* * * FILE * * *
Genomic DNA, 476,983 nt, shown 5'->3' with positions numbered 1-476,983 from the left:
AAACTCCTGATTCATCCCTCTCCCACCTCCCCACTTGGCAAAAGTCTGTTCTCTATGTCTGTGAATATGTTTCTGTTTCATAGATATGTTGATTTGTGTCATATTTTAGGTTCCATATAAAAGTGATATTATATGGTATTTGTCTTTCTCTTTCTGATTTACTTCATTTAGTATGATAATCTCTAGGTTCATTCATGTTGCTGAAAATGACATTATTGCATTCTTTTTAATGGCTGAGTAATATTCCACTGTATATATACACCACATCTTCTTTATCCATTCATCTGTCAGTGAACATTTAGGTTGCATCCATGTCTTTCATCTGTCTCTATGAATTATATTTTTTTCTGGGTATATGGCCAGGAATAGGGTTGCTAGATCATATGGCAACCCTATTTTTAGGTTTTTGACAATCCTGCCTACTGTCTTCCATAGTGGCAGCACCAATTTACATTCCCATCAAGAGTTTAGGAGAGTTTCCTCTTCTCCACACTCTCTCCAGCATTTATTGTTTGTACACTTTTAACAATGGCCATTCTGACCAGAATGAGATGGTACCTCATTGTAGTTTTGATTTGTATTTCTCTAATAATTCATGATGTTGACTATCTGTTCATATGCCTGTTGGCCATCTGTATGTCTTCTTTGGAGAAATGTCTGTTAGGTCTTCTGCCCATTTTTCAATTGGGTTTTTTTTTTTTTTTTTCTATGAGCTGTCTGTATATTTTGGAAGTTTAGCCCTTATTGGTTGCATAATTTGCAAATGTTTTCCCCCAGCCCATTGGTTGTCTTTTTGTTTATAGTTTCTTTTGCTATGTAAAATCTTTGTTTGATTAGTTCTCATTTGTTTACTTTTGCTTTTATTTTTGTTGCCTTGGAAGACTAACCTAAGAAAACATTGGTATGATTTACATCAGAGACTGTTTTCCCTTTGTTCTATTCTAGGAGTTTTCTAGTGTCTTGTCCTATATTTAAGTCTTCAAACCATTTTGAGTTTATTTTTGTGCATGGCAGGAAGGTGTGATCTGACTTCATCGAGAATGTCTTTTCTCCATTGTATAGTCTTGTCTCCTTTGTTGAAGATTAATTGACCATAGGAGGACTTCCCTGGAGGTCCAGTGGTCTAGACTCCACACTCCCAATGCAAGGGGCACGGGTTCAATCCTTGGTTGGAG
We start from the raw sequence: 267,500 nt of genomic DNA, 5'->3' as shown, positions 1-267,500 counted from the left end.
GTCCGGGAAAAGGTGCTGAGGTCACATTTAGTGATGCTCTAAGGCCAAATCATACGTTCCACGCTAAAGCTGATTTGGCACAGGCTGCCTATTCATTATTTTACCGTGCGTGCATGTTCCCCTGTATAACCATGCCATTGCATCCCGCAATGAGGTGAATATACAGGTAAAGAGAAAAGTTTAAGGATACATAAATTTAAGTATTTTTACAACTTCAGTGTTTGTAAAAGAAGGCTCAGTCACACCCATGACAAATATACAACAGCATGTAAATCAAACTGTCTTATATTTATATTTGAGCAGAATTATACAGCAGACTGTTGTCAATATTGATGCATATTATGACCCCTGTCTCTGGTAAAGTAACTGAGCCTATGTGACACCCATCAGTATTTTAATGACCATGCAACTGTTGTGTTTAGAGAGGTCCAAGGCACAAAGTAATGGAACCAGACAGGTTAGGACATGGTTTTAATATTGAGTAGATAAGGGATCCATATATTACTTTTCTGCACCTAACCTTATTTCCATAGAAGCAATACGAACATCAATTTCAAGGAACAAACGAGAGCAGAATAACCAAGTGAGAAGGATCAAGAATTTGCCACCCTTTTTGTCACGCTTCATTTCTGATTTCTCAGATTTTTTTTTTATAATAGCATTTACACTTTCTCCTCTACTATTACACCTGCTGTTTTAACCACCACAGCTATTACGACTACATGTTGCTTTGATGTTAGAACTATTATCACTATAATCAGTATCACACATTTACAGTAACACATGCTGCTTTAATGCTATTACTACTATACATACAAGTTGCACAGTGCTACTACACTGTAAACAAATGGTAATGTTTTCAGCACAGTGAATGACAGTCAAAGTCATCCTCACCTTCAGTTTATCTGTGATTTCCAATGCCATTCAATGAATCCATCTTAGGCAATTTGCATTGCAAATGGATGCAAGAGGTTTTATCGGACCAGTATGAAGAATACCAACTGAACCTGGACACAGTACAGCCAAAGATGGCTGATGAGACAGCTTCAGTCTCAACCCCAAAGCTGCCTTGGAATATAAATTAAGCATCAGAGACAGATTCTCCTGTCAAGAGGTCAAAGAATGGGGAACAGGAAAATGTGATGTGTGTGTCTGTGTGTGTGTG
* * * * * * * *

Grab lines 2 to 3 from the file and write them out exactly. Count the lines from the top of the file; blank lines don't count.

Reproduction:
AAACTCCTGATTCATCCCTCTCCCACCTCCCCACTTGGCAAAAGTCTGTTCTCTATGTCTGTGAATATGTTTCTGTTTCATAGATATGTTGATTTGTGTCATATTTTAGGTTCCATATAAAAGTGATATTATATGGTATTTGTCTTTCTCTTTCTGATTTACTTCATTTAGTATGATAATCTCTAGGTTCATTCATGTTGCTGAAAATGACATTATTGCATTCTTTTTAATGGCTGAGTAATATTCCACTGTATATATACACCACATCTTCTTTATCCATTCATCTGTCAGTGAACATTTAGGTTGCATCCATGTCTTTCATCTGTCTCTATGAATTATATTTTTTTCTGGGTATATGGCCAGGAATAGGGTTGCTAGATCATATGGCAACCCTATTTTTAGGTTTTTGACAATCCTGCCTACTGTCTTCCATAGTGGCAGCACCAATTTACATTCCCATCAAGAGTTTAGGAGAGTTTCCTCTTCTCCACACTCTCTCCAGCATTTATTGTTTGTACACTTTTAACAATGGCCATTCTGACCAGAATGAGATGGTACCTCATTGTAGTTTTGATTTGTATTTCTCTAATAATTCATGATGTTGACTATCTGTTCATATGCCTGTTGGCCATCTGTATGTCTTCTTTGGAGAAATGTCTGTTAGGTCTTCTGCCCATTTTTCAATTGGGTTTTTTTTTTTTTTTTTCTATGAGCTGTCTGTATATTTTGGAAGTTTAGCCCTTATTGGTTGCATAATTTGCAAATGTTTTCCCCCAGCCCATTGGTTGTCTTTTTGTTTATAGTTTCTTTTGCTATGTAAAATCTTTGTTTGATTAGTTCTCATTTGTTTACTTTTGCTTTTATTTTTGTTGCCTTGGAAGACTAACCTAAGAAAACATTGGTATGATTTACATCAGAGACTGTTTTCCCTTTGTTCTATTCTAGGAGTTTTCTAGTGTCTTGTCCTATATTTAAGTCTTCAAACCATTTTGAGTTTATTTTTGTGCATGGCAGGAAGGTGTGATCTGACTTCATCGAGAATGTCTTTTCTCCATTGTATAGTCTTGTCTCCTTTGTTGAAGATTAATTGACCATAGGAGGACTTCCCTGGAGGTCCAGTGGTCTAGACTCCACACTCCCAATGCAAGGGGCACGGGTTCAATCCTTGGTTGGAG
We start from the raw sequence: 267,500 nt of genomic DNA, 5'->3' as shown, positions 1-267,500 counted from the left end.